I suspect that if you were an undergrad, your name would be "resthardnowork" :-)
what's happening is not necessarily a bad thing. The Commons concept is really a reflection of a lot of forums that have a primary "chatty" area. But those sites rarely have open blogging. I too am starting to doubt the usefulness of Commons and my gut says, we should remove it. I wouldn't mind holding off for a week or so (until I get back).
As far as your role goes, we'll rejig things. There's more than enough need for a good team ... perhaps How Do I expands to multiple sections ... e.g. Math, GUI, Other Products, etc.
I too think online Help would be a good idea. Part of the reason why it hasn't happened is the amount of material. As worksheet documents, conversion to HTML is pretty straight forward but the final refinement needed to ensure quality is non-trivial ... will keep this thought alive with our developers.
I'm currently taking a break from conference duties here in the heart of Texas ... (Austin @ the National Instruments NI Week). What better way to relax than to get sucked into an interesting discussion on education ...
First, many students did better than me in Calculus (and many other courses for that matter) ... so what I say may not mean a hill of beans to others ... but looking at it now, I think I ultimately learned more about calculus than the vast majority of those students who "did well". Why? because I stuck with the math sequence and I got a job that required persistent exposure to math as math.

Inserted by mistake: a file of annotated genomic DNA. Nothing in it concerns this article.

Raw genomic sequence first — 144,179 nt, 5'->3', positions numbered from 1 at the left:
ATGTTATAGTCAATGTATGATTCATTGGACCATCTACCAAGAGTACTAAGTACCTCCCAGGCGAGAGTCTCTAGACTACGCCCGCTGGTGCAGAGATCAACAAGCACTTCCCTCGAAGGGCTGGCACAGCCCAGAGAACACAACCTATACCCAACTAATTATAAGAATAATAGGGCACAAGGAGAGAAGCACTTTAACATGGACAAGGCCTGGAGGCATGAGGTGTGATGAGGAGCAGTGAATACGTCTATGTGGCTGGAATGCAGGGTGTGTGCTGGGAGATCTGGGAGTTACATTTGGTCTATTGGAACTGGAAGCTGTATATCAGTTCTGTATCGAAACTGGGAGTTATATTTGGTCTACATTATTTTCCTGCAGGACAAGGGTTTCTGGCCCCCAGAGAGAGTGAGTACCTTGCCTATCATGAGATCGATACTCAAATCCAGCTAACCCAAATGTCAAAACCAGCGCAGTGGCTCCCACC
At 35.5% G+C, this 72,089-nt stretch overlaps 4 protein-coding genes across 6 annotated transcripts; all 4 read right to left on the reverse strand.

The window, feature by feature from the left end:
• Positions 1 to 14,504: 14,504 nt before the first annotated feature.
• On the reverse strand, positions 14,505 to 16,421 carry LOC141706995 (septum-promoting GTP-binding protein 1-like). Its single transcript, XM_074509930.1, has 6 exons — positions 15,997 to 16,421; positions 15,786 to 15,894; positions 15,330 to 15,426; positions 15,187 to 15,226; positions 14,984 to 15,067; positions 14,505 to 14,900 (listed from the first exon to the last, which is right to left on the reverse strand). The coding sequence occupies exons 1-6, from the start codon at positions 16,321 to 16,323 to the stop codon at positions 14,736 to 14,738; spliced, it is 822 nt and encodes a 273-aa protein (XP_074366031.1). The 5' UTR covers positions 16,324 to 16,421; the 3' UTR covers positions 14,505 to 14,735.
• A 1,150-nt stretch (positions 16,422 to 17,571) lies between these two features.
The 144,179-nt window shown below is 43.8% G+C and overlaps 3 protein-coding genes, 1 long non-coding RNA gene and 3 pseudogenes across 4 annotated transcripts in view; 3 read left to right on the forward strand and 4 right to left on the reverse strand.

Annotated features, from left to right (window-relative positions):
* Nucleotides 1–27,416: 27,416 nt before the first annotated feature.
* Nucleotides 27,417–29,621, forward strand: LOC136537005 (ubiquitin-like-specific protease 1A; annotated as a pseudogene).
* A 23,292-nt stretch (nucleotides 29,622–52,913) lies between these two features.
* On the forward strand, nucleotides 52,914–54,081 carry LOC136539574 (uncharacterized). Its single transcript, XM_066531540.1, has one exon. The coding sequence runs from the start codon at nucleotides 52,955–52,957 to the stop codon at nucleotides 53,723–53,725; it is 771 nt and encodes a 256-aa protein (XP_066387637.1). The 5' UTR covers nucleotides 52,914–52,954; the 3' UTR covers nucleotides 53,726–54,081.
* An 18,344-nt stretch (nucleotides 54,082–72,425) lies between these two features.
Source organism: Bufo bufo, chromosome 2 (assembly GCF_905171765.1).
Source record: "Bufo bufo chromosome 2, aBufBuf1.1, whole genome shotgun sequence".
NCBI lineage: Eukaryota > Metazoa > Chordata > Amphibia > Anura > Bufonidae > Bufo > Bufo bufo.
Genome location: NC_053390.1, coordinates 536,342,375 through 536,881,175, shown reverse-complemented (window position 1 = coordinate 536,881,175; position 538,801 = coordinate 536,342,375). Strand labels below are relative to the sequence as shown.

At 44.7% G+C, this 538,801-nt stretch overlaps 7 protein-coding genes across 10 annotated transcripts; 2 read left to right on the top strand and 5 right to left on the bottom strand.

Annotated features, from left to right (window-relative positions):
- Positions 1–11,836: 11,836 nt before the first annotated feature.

I find that I (emphasis on the first person) need to see things from multiple perspectives before anything makes sense. So question of "what is the best book?" is less meaningful for me as I've never found any single book for any topic (technical or otherwise) that I found effective on its own. In fact, in the calculus case, it wasn't until particular courses in senior years (e.g. Finite Element Methods, PDEs course, Simulation course, other) that certain fundamental connected facts and notions finally came together ... in a blinding (or illuminating) instant a world of math became clearer and everything seemed make so much more sense.
But that's just me, I suspect. Most would not be that extreme. Part of the consequence is that I tought myself to be very frivolous and capricious when it came down to things like books and knowledge resources ... actually this was something my parents taught me. I've never been hesitant to buy an extra book ... on any topic ... even when I was poor ... it can only help ... in some sense, it's the act of trying to reconcile multiple sources of knowledge that actually clarifies a complex topic (that "journey vs. destination" thing).
Don't know if this at all helps you out ... but it's quite theraputic to debate this while I'm trying settle down after a hellish afternoon of setting up conference displays.
See y'all later
T4 from Austin.